19. 有个NOVA High School 2years ago采取一个方案，用computer interactive( teaching method还是怎样）运用到academic units里面，发现last year的有impressive performances for students in college(这里不确定），所以他建议所有的school in in the same district as Nova High都allocate budget到computer上面，为了保证future improved performances（大概其是这样，具体细节忘记了）
No.99 or 101 The following appeared in an editorial from a newspaper serving the town of Saluda.
“The Saluda Consolidated High School offers over 200 different courses from which its students can choose. A much smaller private school down the street offers a basic curriculum of only 80 different courses, but it consistently sends a higher proportion of its graduating seniors on to college than Consolidated does. By eliminating at least half of the courses offered there and focusing on a basic curriculum, we could improve student performance at Consolidated and also save many tax dollars.”
典型的错误类比, 还攻击了错误因果, 和 不见得drop in number of courses will save tax.
1. causal oversimplification
2. false analogy
3. It is likely that the smaller private school is incapable of offering more courses, or else its students can have better performance.
In this editorial the author recommends that Saluda’s Consolidated High School eliminate half of its 200 courses and focus primarily on basic curriculum in order to improve student performance and save tax revenues. The author’s recommendation is problematic for several reasons.
To begin with, the author assumes that the only relevant difference between Consolidated and the private school is the number of courses offered by each. However, other relevant differences between the schools might account for the difference in the proportion of their graduates who go on to college. For example, the private school’s students might be selected from a pool of gifted or exceptional students, or might have to meet rigorous admission standards whereas Consolidated’s students might be drawn from the community at large with little or no qualification for admission.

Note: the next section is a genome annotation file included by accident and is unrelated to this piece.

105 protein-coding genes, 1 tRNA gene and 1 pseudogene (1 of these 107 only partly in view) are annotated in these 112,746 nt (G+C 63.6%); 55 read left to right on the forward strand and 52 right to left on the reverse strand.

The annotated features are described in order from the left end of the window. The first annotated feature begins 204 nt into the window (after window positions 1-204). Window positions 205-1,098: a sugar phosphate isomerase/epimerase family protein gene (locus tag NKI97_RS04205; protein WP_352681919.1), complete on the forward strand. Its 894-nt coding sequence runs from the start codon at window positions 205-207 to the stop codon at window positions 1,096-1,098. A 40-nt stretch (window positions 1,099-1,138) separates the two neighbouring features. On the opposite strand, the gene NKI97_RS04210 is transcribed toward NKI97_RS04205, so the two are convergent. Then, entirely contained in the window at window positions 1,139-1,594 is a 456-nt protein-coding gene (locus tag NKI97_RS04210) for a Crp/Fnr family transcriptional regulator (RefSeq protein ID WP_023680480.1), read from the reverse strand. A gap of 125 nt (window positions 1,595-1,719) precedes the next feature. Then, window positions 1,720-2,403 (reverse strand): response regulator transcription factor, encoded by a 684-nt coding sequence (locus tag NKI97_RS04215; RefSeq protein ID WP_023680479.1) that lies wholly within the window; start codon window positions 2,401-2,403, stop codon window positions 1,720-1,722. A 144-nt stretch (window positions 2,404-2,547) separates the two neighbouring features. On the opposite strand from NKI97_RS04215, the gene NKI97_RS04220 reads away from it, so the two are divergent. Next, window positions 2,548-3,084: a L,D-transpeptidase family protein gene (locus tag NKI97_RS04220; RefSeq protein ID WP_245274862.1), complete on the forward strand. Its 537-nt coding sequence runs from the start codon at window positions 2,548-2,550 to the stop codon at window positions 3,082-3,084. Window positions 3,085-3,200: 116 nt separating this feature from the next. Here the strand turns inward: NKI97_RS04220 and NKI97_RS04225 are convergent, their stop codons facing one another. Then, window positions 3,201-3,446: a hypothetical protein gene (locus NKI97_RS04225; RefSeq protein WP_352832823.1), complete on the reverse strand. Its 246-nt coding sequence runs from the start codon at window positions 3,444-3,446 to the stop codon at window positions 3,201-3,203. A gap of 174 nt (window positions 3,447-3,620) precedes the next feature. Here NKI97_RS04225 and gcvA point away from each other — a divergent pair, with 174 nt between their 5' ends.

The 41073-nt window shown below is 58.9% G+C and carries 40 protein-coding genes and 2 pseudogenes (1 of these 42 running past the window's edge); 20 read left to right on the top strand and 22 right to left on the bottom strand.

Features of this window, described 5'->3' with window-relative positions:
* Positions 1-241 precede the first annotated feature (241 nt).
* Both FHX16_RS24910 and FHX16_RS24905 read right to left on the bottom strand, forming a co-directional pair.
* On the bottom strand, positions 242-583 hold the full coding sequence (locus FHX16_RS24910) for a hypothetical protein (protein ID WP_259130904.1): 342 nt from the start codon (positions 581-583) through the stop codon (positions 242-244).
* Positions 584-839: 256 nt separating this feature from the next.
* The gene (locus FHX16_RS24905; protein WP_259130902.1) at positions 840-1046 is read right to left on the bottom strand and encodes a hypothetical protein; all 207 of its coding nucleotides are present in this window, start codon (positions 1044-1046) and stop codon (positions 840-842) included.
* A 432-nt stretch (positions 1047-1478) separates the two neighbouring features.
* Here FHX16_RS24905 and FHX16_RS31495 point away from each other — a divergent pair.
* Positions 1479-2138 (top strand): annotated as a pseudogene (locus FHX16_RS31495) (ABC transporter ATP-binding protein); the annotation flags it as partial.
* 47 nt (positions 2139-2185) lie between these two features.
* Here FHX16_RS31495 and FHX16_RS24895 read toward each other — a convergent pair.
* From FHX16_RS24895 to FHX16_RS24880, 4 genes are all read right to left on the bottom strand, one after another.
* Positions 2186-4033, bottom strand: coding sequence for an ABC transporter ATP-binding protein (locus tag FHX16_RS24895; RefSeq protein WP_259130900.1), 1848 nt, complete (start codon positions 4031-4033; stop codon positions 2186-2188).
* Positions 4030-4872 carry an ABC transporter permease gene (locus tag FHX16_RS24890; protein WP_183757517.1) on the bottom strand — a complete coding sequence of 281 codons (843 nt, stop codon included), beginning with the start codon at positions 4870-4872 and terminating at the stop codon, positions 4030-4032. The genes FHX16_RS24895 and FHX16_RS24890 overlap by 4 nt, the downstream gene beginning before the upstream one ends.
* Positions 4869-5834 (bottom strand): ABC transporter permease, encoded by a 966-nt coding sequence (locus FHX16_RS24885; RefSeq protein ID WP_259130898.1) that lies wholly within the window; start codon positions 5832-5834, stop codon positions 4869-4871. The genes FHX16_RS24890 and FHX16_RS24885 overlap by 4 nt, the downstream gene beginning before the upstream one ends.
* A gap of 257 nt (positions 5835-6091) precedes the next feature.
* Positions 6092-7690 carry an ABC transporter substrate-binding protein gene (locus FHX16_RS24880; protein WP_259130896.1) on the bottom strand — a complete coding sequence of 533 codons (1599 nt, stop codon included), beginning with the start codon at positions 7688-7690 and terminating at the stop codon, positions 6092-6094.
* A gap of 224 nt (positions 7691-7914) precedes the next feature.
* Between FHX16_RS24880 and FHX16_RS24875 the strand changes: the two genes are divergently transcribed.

Next, the author assumes that the proportion of students who go on to college is an overall measure of student performance. While this is a tempting assumption, its truth is by no means obvious. If student excellence is narrowly defined in terms of the student’s ability to gain access to college, this assumption is somewhat reasonable. However, given a broader conception of student excellence that takes into account student’s ability to learn and apply their knowledge to new situations, its is not obvious that college admission is reliable indicator of performance. For example, students in non-academic disciplines could conceivably perform at high levels within these disciplines but nevertheless be unable to meet college admission standards.
Finally, the author assumes that savings in tax revenues will result from the reduced costs of funding the paired-down curriculum. This is not necessarily true. For example, it could turn out that both programs serve the same number of students and require the same number of classrooms and teacher.
In conclusion, the author has not made a convincing case for the recommendation to eliminate courses at Consolidated and focus on a basic curriculum. To strengthen the conclusion the author would have to provide evidence that Consolidated and the private school were sufficiently similar to warrant the analogy between them. Moreover, the relationship between student performance and college admission and the mechanism whereby savings in tax revenues would be accomplished would have to be clarified.